detailed write-up. One exception is the notes from a lecture series by Colliot-
Thel(me on the Hasse principle, the text of which has been published in another
volume of this series (The Hasse principle in a pencil of algebraic varieties. Number
theory (Tiruchirapalli, 1996), 19-39, Contemp. Math.
1998). There were also
several research presentations, and a selection of research papers is contained in
this volume. Some invited speakers who were not able to attend the meeting did
agree to contribute papers to these proceedings. We want to thank A. Glass, K.
Kim and F. Roush,
Schmid and P. Vojta for doing so.
Here is an outline of how the papers in the volume are grouped. First comes
a paper of Matijasevich presenting a survey of the history of the problem. It is
followed by papers on Hilbert's tenth problem for various rings and fields. Then we
group papers on local-global principles. The next three papers treat the relation
between Hilbert's tenth problem and conjectures in arithmetic geometry relating
to the structure of the set of rational points on a variety (as opposed to the set
of integral points in the original problem of Hilbert), via elliptic curves, Mazur's
conjecture and Biichi's problem. This is followed by a paper of Rojas summing
up his Ghent lectures concerning complexity results for computing with complex
algebraic sets, and novel relations between the decidability of specific predicates
like 3\i:J and height bounds for integral points on curves. Next come papers on
model theory of algebraic groups and analytic geometry. We conclude with a paper
on good zero bounds applied to the explicit solution of diophantine equations in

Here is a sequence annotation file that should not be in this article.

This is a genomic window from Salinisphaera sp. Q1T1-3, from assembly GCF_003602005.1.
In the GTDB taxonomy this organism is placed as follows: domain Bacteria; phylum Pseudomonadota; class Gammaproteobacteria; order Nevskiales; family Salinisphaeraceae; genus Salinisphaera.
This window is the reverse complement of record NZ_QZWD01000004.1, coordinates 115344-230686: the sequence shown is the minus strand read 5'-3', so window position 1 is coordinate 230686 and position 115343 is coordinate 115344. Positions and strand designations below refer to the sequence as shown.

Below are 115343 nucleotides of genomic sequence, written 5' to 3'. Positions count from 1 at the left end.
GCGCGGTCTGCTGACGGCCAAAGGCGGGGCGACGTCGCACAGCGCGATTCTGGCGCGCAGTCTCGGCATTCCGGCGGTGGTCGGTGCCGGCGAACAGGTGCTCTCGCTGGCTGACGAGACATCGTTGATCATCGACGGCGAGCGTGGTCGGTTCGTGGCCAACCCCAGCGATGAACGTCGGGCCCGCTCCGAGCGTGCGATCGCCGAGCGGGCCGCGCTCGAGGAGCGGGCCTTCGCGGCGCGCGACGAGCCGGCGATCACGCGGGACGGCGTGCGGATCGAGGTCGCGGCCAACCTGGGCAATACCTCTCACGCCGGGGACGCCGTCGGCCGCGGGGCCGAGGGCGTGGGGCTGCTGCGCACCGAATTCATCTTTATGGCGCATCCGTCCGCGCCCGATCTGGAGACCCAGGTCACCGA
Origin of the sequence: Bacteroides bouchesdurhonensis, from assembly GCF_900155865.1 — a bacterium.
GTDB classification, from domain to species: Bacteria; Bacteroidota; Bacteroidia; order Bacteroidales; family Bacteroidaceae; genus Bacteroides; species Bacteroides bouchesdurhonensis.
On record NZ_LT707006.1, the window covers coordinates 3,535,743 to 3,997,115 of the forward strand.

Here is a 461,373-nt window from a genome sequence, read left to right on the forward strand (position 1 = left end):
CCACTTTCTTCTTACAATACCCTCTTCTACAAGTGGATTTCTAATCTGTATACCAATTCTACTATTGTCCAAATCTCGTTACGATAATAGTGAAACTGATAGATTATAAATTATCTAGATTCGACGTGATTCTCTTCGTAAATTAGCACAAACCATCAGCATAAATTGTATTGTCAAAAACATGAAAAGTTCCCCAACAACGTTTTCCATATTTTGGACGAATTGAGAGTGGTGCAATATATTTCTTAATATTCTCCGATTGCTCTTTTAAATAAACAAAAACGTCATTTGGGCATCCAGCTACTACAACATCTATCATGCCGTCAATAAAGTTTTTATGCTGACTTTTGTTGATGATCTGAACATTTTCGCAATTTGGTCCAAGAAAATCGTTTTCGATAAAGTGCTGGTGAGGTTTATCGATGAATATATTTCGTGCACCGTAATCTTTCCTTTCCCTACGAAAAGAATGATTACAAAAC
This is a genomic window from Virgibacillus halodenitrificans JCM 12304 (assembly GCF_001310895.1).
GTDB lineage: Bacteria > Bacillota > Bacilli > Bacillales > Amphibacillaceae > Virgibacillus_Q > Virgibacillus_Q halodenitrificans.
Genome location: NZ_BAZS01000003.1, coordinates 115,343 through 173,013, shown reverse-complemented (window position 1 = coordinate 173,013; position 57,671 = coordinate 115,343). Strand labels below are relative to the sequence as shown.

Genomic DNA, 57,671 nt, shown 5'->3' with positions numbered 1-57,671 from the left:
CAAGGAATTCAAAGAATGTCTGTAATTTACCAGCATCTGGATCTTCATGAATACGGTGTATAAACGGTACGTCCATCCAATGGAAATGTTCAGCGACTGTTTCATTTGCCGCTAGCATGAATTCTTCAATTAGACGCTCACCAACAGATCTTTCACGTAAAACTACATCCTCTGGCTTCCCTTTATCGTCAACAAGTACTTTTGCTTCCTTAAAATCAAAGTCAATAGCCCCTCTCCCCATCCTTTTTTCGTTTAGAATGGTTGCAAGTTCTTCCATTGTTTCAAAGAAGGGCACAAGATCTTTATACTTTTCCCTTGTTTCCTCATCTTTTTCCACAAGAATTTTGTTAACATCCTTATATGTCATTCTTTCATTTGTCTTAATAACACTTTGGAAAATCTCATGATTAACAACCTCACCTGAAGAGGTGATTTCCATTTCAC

few variables. This result "on the positive side" leads us back to the original
problem, which could be paraphrased by saying: what do we know, and-getting
back to Hilbert-what can we know, about the general structure of the set of
solutions of polynomial equations (in various structures)? We hope this volume
allows the reader to view this question from several angles, including arithmetical,
geometrical, topological, model-theoretic and computational. We also hope it will
stimulate further research and interaction between number theorists and logicians,
much as it was the case at the Ghent meeting.
It is our pleasant duty to thank the following institutions for financial sup-
port: the Fund for Scientific Research-Flanders (FWO-Vlaanderen), the FWO
Research Network (WOG) in Mathematics, the Department for Pure Mathematics
and Computer Algebra of Ghent University and the Department of Mathematics
of the Katholieke Universiteit Leuven. We thank the AMS for publishing this vol-
ume. We also want to express our warmest gratitude to the staff of "Het Pand" for
their flexibility and help on the practical side, to Gunther Cornelissen and Karim
Zahidi of Ghent University for much help in many ways, and Christine Thivierge
and Barbara Beeton of the AMS for their guidance in editing this volume.